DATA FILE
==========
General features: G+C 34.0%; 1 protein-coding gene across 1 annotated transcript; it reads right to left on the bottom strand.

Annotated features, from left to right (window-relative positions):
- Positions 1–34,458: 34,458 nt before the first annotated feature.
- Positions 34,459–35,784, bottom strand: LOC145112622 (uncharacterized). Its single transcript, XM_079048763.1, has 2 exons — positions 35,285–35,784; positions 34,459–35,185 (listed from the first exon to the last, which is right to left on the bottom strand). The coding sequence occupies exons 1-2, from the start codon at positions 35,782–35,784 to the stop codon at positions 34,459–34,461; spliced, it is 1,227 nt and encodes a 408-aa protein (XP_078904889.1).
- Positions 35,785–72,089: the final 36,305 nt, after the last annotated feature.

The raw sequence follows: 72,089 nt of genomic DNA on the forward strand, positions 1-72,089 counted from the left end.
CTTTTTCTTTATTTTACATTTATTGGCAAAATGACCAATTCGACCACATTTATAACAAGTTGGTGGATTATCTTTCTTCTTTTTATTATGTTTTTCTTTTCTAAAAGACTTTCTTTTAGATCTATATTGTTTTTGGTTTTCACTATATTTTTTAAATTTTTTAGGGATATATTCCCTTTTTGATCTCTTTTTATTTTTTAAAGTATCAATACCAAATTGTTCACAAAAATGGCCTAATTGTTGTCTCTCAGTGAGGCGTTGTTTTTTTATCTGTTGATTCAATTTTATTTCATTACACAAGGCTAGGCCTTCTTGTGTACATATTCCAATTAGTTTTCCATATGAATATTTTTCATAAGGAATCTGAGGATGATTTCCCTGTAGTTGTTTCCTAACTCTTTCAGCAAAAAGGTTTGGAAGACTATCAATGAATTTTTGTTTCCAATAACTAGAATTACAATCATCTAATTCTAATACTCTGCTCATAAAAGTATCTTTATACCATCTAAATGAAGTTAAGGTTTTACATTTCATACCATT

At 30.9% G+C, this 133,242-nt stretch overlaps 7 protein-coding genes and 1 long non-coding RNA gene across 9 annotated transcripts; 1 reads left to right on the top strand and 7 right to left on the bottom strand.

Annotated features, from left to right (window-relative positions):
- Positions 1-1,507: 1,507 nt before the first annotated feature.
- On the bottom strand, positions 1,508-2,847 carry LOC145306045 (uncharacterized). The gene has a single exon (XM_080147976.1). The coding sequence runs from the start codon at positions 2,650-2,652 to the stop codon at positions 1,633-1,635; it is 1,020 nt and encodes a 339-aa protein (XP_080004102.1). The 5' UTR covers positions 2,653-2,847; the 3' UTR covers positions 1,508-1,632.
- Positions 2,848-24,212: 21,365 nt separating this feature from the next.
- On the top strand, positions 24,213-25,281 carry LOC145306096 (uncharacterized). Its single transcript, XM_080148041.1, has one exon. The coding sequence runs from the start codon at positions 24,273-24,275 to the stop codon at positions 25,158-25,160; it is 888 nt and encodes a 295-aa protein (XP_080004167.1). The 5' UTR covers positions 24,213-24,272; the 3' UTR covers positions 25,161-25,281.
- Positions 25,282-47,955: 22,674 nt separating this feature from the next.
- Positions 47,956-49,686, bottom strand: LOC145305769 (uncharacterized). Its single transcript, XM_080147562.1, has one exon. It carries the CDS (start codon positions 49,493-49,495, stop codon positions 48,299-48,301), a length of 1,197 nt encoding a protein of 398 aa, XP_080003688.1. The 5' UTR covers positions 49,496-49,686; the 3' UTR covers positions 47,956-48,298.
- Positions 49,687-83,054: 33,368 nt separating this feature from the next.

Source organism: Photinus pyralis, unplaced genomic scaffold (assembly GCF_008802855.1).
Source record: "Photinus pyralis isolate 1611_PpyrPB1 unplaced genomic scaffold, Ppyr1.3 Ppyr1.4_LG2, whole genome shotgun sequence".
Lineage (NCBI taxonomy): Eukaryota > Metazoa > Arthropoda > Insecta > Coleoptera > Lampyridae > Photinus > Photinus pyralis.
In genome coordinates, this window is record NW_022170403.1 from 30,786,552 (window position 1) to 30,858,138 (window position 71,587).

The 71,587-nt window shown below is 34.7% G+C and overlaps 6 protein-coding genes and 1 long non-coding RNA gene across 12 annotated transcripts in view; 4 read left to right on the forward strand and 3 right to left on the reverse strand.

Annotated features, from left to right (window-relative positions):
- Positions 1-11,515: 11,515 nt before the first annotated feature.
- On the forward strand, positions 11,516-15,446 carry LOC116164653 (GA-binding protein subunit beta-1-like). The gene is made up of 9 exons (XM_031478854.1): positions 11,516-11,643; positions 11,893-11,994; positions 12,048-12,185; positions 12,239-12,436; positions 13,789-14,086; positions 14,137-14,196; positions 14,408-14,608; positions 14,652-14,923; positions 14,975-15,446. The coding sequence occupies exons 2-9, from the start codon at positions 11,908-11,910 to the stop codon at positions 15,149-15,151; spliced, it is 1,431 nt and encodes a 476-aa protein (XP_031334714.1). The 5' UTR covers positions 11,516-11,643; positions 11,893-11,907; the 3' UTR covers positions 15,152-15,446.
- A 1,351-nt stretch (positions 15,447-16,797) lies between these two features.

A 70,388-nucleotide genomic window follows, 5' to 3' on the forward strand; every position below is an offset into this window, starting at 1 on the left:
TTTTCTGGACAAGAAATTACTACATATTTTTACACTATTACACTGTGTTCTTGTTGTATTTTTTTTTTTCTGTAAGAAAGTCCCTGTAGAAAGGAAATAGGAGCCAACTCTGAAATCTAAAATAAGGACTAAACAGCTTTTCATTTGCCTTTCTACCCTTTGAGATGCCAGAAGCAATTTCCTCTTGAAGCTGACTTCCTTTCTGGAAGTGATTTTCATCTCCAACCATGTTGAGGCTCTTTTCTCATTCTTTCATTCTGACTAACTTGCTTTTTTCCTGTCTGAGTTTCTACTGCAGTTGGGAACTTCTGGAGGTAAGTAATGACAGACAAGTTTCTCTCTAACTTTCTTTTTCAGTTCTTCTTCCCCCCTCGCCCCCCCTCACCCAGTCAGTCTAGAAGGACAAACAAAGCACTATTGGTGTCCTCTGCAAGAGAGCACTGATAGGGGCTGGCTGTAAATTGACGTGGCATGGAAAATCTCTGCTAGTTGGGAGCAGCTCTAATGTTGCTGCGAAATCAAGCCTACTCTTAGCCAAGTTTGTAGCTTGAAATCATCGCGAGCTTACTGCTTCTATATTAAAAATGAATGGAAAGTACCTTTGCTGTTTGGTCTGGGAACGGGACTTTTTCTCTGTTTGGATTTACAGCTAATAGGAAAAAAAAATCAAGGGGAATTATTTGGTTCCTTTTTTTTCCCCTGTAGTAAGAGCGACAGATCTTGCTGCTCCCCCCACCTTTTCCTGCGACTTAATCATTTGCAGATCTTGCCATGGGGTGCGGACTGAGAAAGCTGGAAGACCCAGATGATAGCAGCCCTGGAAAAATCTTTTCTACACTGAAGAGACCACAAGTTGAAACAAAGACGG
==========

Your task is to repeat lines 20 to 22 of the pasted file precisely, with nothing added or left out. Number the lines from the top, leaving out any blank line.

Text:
In genome coordinates, this window is record NW_022170403.1 from 30,786,552 (window position 1) to 30,858,138 (window position 71,587).

The 71,587-nt window shown below is 34.7% G+C and overlaps 6 protein-coding genes and 1 long non-coding RNA gene across 12 annotated transcripts in view; 4 read left to right on the forward strand and 3 right to left on the reverse strand.

Annotated features, from left to right (window-relative positions):